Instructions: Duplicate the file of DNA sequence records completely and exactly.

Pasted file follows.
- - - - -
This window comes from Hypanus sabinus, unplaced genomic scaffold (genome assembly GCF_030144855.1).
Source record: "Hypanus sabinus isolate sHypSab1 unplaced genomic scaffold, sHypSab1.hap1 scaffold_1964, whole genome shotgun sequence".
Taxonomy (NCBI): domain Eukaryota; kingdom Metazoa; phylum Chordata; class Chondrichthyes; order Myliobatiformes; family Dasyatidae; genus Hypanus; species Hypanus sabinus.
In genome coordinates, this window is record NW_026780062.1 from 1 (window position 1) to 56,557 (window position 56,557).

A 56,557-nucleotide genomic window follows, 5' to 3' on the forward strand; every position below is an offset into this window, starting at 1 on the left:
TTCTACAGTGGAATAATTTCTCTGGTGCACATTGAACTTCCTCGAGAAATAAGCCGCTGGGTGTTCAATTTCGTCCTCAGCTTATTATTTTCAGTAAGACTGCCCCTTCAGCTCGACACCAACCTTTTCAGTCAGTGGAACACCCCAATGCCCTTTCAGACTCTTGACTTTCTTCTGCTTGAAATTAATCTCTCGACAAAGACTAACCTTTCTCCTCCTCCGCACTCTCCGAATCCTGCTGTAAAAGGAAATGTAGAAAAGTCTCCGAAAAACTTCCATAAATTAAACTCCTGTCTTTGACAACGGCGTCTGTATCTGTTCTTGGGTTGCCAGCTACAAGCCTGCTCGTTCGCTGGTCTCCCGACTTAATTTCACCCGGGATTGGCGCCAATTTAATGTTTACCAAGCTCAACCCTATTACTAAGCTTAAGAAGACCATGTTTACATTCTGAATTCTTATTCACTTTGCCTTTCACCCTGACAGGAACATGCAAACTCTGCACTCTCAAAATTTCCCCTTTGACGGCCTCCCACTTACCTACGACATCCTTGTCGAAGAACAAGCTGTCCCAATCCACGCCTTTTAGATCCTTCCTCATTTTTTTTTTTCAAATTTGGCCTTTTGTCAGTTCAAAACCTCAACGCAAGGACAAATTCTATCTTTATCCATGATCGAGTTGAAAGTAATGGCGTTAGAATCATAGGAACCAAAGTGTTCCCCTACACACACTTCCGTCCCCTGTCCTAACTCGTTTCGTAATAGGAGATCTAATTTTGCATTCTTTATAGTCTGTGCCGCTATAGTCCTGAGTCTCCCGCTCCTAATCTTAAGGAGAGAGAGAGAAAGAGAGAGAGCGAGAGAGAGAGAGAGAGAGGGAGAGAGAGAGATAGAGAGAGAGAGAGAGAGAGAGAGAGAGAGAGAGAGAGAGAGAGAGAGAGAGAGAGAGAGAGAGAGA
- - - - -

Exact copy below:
This window comes from Hypanus sabinus, unplaced genomic scaffold (genome assembly GCF_030144855.1).
Source record: "Hypanus sabinus isolate sHypSab1 unplaced genomic scaffold, sHypSab1.hap1 scaffold_1964, whole genome shotgun sequence".
Taxonomy (NCBI): domain Eukaryota; kingdom Metazoa; phylum Chordata; class Chondrichthyes; order Myliobatiformes; family Dasyatidae; genus Hypanus; species Hypanus sabinus.
In genome coordinates, this window is record NW_026780062.1 from 1 (window position 1) to 56,557 (window position 56,557).

A 56,557-nucleotide genomic window follows, 5' to 3' on the forward strand; every position below is an offset into this window, starting at 1 on the left:
TTCTACAGTGGAATAATTTCTCTGGTGCACATTGAACTTCCTCGAGAAATAAGCCGCTGGGTGTTCAATTTCGTCCTCAGCTTATTATTTTCAGTAAGACTGCCCCTTCAGCTCGACACCAACCTTTTCAGTCAGTGGAACACCCCAATGCCCTTTCAGACTCTTGACTTTCTTCTGCTTGAAATTAATCTCTCGACAAAGACTAACCTTTCTCCTCCTCCGCACTCTCCGAATCCTGCTGTAAAAGGAAATGTAGAAAAGTCTCCGAAAAACTTCCATAAATTAAACTCCTGTCTTTGACAACGGCGTCTGTATCTGTTCTTGGGTTGCCAGCTACAAGCCTGCTCGTTCGCTGGTCTCCCGACTTAATTTCACCCGGGATTGGCGCCAATTTAATGTTTACCAAGCTCAACCCTATTACTAAGCTTAAGAAGACCATGTTTACATTCTGAATTCTTATTCACTTTGCCTTTCACCCTGACAGGAACATGCAAACTCTGCACTCTCAAAATTTCCCCTTTGACGGCCTCCCACTTACCTACGACATCCTTGTCGAAGAACAAGCTGTCCCAATCCACGCCTTTTAGATCCTTCCTCATTTTTTTTTTTCAAATTTGGCCTTTTGTCAGTTCAAAACCTCAACGCAAGGACAAATTCTATCTTTATCCATGATCGAGTTGAAAGTAATGGCGTTAGAATCATAGGAACCAAAGTGTTCCCCTACACACACTTCCGTCCCCTGTCCTAACTCGTTTCGTAATAGGAGATCTAATTTTGCATTCTTTATAGTCTGTGCCGCTATAGTCCTGAGTCTCCCGCTCCTAATCTTAAGGAGAGAGAGAGAAAGAGAGAGAGCGAGAGAGAGAGAGAGAGAGGGAGAGAGAGAGATAGAGAGAGAGAGAGAGAGAGAGAGAGAGAGAGAGAGAGAGAGAGAGAGAGAGAGAGAGAGAGAGAGA